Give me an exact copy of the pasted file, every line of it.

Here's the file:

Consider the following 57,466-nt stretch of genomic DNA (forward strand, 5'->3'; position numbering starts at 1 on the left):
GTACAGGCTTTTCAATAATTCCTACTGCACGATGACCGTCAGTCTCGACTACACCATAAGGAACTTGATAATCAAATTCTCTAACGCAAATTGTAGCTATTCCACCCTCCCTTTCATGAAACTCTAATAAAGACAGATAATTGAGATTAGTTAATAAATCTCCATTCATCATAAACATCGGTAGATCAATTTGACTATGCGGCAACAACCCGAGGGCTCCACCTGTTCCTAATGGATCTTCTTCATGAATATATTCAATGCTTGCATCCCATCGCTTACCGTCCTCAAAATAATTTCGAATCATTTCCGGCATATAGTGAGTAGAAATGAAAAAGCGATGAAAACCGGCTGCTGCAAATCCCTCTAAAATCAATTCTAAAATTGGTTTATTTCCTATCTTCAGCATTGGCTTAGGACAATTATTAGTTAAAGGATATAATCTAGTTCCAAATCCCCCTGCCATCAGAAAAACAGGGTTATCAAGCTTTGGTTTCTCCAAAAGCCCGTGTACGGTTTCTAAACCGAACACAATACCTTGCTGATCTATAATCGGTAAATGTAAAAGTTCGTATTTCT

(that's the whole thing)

Consider the following 57,466-nt stretch of genomic DNA (forward strand, 5'->3'; position numbering starts at 1 on the left):
GTACAGGCTTTTCAATAATTCCTACTGCACGATGACCGTCAGTCTCGACTACACCATAAGGAACTTGATAATCAAATTCTCTAACGCAAATTGTAGCTATTCCACCCTCCCTTTCATGAAACTCTAATAAAGACAGATAATTGAGATTAGTTAATAAATCTCCATTCATCATAAACATCGGTAGATCAATTTGACTATGCGGCAACAACCCGAGGGCTCCACCTGTTCCTAATGGATCTTCTTCATGAATATATTCAATGCTTGCATCCCATCGCTTACCGTCCTCAAAATAATTTCGAATCATTTCCGGCATATAGTGAGTAGAAATGAAAAAGCGATGAAAACCGGCTGCTGCAAATCCCTCTAAAATCAATTCTAAAATTGGTTTATTTCCTATCTTCAGCATTGGCTTAGGACAATTATTAGTTAAAGGATATAATCTAGTTCCAAATCCCCCTGCCATCAGAAAAACAGGGTTATCAAGCTTTGGTTTCTCCAAAAGCCCGTGTACGGTTTCTAAACCGAACACAATACCTTGCTGATCTATAATCGGTAAATGTAAAAGTTCGTATTTCT